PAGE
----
Reports & Toolkits

Connected and Automated Vehicles: A Toolkit for Counties

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Introduction

Technology manufacturers, software developers, auto companies, universities and many other professionals have long been imagining and testing a variety of techniques to optimize the nation’s transportation system through the use of integrated technology, communications, vehicles and infrastructure. These breakthroughs are poised to revolutionize local and national transportation systems and could bring significant changes to the built environment and how residents live, work and move around the community. As significant advances in transportation technologies continue to be made, it is imperative that county officials, county engineers and transportation planners understand these advancements when making decisions about future needs. 

This toolkit is designed as a primer for counties looking to begin to address transportation innovations at the county level.

 

 

Technology

This section provides an overview of the technology behind connected and automated vehicles (CAVs), from inception to today.

Connected vs. Automated Vehicles

Connected and automated vehicles (CAVs) are two separate but related advancements in transportation technology. A vehicle can be connected but not automated, automated but not connected, neither or both. It is important to understand these distinctions and levels.

Connected Vehicles

Connected vehicles (CV) are those that can communicate with other vehicles, infrastructure and devices through wireless network technology, such as Wi-Fi and radio frequencies. Vehicles equipped with CV technology can alert drivers to nearby incidents, diversions or heavy traffic, thereby improving transportation safety and mobility. One of the most familiar CV technologies is dedicated short-range communications (DSRC). DSRC systems work by providing a two-way wireless link between vehicles and roadside systems to transfer information over a specific radio frequency. They can be used for traffic signal control, traffic monitoring, automatic toll collection, traffic congestion detection and emergency vehicle signal preemption of traffic lights, to name a few.

 

Automated Vehicles

Automated vehicles, also known as driverless cars, are vehicles equipped with technology that enables them to operate without human assistance. They can drive themselves by using cameras, radar, lidar (image sensing), GPS and computer vision to sense their surroundings. Once an environment has been scanned and obstacles and relevant signage detected, the vehicle’s equipment reacts as the situation dictates, controlling the steering mechanism, accelerator and brakes as required. Currently, there are no fully automated vehicles on the market; there are, however, vehicles that include connected and automated features which allow them to operate somewhat autonomously at times, but still requiring the driver to be actively involved. There are six levels of automation, as defined by the Society of Automotive Engineers (SAE):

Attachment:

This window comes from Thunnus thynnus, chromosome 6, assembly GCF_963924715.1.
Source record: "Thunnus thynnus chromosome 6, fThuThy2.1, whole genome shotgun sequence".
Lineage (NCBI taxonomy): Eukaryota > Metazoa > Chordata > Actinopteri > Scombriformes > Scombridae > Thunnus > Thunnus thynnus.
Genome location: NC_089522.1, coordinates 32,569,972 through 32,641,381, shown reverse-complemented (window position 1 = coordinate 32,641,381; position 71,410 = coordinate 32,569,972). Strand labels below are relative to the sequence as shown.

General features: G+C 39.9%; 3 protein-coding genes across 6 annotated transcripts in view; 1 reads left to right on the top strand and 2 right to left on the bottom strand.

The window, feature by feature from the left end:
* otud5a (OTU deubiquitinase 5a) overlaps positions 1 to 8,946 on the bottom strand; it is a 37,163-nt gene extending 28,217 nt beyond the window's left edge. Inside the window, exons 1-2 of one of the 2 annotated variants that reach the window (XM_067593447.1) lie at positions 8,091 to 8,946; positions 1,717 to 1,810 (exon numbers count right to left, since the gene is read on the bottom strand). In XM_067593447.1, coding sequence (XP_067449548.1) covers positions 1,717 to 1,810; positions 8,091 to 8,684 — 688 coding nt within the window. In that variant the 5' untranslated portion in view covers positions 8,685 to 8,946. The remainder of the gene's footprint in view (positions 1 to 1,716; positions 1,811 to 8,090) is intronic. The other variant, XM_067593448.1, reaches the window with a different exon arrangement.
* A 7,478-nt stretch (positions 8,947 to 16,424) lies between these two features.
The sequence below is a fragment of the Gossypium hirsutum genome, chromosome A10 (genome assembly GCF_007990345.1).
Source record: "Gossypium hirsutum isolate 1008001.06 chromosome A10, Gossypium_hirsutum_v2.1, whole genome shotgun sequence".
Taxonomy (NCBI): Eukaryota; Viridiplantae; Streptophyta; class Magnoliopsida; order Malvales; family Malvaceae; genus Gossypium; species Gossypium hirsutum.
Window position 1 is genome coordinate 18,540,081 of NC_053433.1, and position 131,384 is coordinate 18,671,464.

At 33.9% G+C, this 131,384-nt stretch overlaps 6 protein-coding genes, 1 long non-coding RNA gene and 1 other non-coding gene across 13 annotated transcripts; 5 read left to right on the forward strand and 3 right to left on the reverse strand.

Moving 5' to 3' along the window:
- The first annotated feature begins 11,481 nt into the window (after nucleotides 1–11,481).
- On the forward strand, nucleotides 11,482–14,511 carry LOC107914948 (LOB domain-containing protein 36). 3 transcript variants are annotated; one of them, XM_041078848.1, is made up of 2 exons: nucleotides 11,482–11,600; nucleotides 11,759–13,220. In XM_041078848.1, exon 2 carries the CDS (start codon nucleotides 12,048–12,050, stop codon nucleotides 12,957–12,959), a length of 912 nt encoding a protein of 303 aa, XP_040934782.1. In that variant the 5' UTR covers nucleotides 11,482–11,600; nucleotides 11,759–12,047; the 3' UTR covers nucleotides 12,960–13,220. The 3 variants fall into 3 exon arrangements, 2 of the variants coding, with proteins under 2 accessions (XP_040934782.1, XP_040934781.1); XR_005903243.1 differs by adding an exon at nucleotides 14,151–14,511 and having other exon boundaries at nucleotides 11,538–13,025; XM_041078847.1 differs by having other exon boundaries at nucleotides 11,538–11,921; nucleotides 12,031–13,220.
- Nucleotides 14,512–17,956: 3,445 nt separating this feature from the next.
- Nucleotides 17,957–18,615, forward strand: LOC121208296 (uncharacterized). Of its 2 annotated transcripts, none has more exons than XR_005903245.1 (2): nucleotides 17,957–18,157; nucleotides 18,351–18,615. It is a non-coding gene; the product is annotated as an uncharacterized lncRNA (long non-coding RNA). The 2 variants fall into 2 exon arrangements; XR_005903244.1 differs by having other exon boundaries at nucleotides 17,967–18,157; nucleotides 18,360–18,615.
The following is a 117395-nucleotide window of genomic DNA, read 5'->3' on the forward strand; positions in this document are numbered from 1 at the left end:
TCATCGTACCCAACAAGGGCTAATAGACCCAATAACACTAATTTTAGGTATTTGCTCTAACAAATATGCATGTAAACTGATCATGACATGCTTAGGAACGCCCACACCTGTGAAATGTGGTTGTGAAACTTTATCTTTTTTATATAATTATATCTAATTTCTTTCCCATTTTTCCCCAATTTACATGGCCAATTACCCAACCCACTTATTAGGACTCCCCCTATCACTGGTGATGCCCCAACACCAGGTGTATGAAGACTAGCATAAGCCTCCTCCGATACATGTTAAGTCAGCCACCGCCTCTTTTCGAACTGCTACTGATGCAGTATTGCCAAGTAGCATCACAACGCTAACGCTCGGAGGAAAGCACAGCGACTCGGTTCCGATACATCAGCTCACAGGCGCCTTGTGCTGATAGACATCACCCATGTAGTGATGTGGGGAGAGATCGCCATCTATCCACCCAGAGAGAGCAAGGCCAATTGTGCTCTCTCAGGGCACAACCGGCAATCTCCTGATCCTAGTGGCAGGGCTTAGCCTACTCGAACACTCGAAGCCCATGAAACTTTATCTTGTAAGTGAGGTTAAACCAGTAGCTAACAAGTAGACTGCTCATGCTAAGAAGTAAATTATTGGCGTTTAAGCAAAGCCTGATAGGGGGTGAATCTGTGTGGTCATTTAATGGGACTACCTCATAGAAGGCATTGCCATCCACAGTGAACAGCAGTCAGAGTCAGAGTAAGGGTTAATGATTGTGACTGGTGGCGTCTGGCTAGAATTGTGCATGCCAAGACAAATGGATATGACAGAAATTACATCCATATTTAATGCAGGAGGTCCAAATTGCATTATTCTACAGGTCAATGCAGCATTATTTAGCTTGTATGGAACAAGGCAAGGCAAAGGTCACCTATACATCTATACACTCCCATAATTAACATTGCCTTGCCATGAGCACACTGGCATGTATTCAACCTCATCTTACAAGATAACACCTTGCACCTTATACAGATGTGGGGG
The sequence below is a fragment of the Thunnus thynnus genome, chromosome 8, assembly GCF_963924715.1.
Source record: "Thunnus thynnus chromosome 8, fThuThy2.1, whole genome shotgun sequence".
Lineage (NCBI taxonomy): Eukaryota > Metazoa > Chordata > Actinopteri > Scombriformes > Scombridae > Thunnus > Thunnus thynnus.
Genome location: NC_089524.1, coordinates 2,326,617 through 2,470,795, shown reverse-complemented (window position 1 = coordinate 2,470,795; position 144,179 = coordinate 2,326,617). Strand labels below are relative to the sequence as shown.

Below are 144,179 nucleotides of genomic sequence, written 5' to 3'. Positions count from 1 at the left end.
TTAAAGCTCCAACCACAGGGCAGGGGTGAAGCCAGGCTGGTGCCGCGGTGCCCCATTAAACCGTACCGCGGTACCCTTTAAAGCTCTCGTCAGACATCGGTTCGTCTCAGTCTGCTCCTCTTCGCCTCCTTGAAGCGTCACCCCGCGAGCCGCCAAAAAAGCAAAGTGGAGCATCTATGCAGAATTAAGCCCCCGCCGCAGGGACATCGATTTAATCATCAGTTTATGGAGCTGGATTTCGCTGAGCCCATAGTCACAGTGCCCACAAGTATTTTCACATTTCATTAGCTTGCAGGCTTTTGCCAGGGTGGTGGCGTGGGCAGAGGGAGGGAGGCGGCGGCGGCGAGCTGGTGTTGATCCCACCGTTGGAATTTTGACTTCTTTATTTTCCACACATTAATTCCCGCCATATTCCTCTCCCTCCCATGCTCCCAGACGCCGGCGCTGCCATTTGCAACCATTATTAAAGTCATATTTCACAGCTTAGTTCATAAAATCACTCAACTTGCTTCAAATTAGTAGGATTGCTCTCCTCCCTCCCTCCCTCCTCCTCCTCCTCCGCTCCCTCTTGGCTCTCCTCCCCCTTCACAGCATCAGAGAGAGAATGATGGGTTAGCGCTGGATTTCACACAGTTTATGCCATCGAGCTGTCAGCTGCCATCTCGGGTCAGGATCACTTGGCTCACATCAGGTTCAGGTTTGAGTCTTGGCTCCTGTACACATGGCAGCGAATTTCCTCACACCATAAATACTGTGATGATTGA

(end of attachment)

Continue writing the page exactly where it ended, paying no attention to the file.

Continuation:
Level Zero: No automation.

The driver is fully in charge, and the car has no automation.

Level One: Driver assistance.

The car can perform a specific function for the driver (ex. cruise control).

Level Two: Partial assistance.

Driver is disengaged from operating the vehicle, but must always be ready to take over control (ex. driver using cruise control and lane centering).

Level Three: Conditional assistance.

The car can make its own decisions, and the driver – while not actively engaged – should be ready to take control in the event the vehicle is no longer within its operational design domain (ODD) (e.g. sensor interference or malfunction due to severe weather or lane striping issues).

Level Four: High automation.

The car is fully autonomous and does not have a conventional “driver.” However, the car can only operate in specific, ideal scenarios where the conditions of its operational design domain are met (ex. on a college campus or city downtown).

Level Five: Full automation.

The car is fully autonomous and does not have a conventional "driver." There are no restrictions, and the car can go anywhere.

Similar to connected vehicles, automated vehicles may improve public safety and mobility and reduce emissions and fuel consumption through the optimization of driving patterns and speeds.

 

 

Major Milestones

The idea of a connected and automated vehicle (CAV) has been around for over 75 years. In line with the Digital Revolution and acceleration in technological advancements across all industries, the automotive industry has refined the idea of a connected and automated vehicle into a reality. Major milestone that have led to today’s modern era of connected and automated vehicles include the development of the: